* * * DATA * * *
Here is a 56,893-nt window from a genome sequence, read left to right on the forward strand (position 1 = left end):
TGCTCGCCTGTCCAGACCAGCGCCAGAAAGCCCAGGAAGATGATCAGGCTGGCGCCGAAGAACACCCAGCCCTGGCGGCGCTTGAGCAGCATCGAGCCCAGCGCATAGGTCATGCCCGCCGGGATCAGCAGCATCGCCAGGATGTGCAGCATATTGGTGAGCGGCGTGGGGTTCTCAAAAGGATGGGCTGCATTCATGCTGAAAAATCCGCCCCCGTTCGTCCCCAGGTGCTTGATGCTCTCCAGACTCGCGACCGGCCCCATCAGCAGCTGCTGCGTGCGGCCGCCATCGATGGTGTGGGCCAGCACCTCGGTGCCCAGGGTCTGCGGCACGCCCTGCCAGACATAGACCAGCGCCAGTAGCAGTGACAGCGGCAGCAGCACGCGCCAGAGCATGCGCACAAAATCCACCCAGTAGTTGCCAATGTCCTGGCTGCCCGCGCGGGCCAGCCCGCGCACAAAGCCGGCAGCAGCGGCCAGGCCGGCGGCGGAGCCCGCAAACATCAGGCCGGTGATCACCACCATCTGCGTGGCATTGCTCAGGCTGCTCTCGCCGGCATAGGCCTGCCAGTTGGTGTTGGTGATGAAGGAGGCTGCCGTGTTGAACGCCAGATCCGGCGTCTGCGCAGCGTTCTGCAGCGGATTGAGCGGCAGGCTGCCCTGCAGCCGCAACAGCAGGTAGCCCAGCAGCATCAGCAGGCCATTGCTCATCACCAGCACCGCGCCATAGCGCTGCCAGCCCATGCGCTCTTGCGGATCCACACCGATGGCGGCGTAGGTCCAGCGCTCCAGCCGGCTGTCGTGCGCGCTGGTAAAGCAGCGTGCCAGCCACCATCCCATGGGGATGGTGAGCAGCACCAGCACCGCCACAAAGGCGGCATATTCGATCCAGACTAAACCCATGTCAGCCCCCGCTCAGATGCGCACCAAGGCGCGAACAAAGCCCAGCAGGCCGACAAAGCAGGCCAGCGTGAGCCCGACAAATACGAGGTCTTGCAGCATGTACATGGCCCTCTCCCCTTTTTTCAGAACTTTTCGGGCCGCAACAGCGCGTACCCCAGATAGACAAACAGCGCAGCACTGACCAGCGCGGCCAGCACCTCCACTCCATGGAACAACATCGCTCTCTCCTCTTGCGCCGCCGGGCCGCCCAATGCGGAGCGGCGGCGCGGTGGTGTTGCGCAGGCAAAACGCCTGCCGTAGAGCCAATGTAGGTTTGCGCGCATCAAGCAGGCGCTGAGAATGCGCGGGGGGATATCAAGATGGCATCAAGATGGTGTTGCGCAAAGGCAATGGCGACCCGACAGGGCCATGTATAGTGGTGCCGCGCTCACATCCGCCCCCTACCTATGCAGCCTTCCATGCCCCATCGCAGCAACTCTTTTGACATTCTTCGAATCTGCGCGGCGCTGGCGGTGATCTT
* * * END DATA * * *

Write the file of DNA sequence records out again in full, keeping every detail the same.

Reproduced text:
Here is a 56,893-nt window from a genome sequence, read left to right on the forward strand (position 1 = left end):
TGCTCGCCTGTCCAGACCAGCGCCAGAAAGCCCAGGAAGATGATCAGGCTGGCGCCGAAGAACACCCAGCCCTGGCGGCGCTTGAGCAGCATCGAGCCCAGCGCATAGGTCATGCCCGCCGGGATCAGCAGCATCGCCAGGATGTGCAGCATATTGGTGAGCGGCGTGGGGTTCTCAAAAGGATGGGCTGCATTCATGCTGAAAAATCCGCCCCCGTTCGTCCCCAGGTGCTTGATGCTCTCCAGACTCGCGACCGGCCCCATCAGCAGCTGCTGCGTGCGGCCGCCATCGATGGTGTGGGCCAGCACCTCGGTGCCCAGGGTCTGCGGCACGCCCTGCCAGACATAGACCAGCGCCAGTAGCAGTGACAGCGGCAGCAGCACGCGCCAGAGCATGCGCACAAAATCCACCCAGTAGTTGCCAATGTCCTGGCTGCCCGCGCGGGCCAGCCCGCGCACAAAGCCGGCAGCAGCGGCCAGGCCGGCGGCGGAGCCCGCAAACATCAGGCCGGTGATCACCACCATCTGCGTGGCATTGCTCAGGCTGCTCTCGCCGGCATAGGCCTGCCAGTTGGTGTTGGTGATGAAGGAGGCTGCCGTGTTGAACGCCAGATCCGGCGTCTGCGCAGCGTTCTGCAGCGGATTGAGCGGCAGGCTGCCCTGCAGCCGCAACAGCAGGTAGCCCAGCAGCATCAGCAGGCCATTGCTCATCACCAGCACCGCGCCATAGCGCTGCCAGCCCATGCGCTCTTGCGGATCCACACCGATGGCGGCGTAGGTCCAGCGCTCCAGCCGGCTGTCGTGCGCGCTGGTAAAGCAGCGTGCCAGCCACCATCCCATGGGGATGGTGAGCAGCACCAGCACCGCCACAAAGGCGGCATATTCGATCCAGACTAAACCCATGTCAGCCCCCGCTCAGATGCGCACCAAGGCGCGAACAAAGCCCAGCAGGCCGACAAAGCAGGCCAGCGTGAGCCCGACAAATACGAGGTCTTGCAGCATGTACATGGCCCTCTCCCCTTTTTTCAGAACTTTTCGGGCCGCAACAGCGCGTACCCCAGATAGACAAACAGCGCAGCACTGACCAGCGCGGCCAGCACCTCCACTCCATGGAACAACATCGCTCTCTCCTCTTGCGCCGCCGGGCCGCCCAATGCGGAGCGGCGGCGCGGTGGTGTTGCGCAGGCAAAACGCCTGCCGTAGAGCCAATGTAGGTTTGCGCGCATCAAGCAGGCGCTGAGAATGCGCGGGGGGATATCAAGATGGCATCAAGATGGTGTTGCGCAAAGGCAATGGCGACCCGACAGGGCCATGTATAGTGGTGCCGCGCTCACATCCGCCCCCTACCTATGCAGCCTTCCATGCCCCATCGCAGCAACTCTTTTGACATTCTTCGAATCTGCGCGGCGCTGGCGGTGATCTT